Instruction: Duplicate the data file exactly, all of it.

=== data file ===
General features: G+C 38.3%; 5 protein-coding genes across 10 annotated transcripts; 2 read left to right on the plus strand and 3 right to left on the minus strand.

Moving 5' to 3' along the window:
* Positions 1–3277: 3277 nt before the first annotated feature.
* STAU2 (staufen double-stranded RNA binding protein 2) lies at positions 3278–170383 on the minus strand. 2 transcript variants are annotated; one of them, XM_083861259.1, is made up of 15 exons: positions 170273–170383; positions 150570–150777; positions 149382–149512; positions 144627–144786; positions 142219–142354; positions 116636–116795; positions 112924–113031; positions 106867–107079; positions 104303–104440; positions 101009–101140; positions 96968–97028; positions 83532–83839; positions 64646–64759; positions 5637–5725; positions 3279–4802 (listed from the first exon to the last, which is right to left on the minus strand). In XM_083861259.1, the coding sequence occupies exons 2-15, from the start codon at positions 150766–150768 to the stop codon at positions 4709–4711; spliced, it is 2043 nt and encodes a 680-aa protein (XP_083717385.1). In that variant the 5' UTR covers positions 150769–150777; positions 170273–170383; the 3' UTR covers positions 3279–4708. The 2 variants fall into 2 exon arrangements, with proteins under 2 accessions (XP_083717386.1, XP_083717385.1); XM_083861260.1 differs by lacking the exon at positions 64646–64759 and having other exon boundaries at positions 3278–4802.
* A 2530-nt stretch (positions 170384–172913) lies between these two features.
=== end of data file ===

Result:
General features: G+C 38.3%; 5 protein-coding genes across 10 annotated transcripts; 2 read left to right on the plus strand and 3 right to left on the minus strand.

Moving 5' to 3' along the window:
* Positions 1–3277: 3277 nt before the first annotated feature.
* STAU2 (staufen double-stranded RNA binding protein 2) lies at positions 3278–170383 on the minus strand. 2 transcript variants are annotated; one of them, XM_083861259.1, is made up of 15 exons: positions 170273–170383; positions 150570–150777; positions 149382–149512; positions 144627–144786; positions 142219–142354; positions 116636–116795; positions 112924–113031; positions 106867–107079; positions 104303–104440; positions 101009–101140; positions 96968–97028; positions 83532–83839; positions 64646–64759; positions 5637–5725; positions 3279–4802 (listed from the first exon to the last, which is right to left on the minus strand). In XM_083861259.1, the coding sequence occupies exons 2-15, from the start codon at positions 150766–150768 to the stop codon at positions 4709–4711; spliced, it is 2043 nt and encodes a 680-aa protein (XP_083717385.1). In that variant the 5' UTR covers positions 150769–150777; positions 170273–170383; the 3' UTR covers positions 3279–4708. The 2 variants fall into 2 exon arrangements, with proteins under 2 accessions (XP_083717386.1, XP_083717385.1); XM_083861260.1 differs by lacking the exon at positions 64646–64759 and having other exon boundaries at positions 3278–4802.
* A 2530-nt stretch (positions 170384–172913) lies between these two features.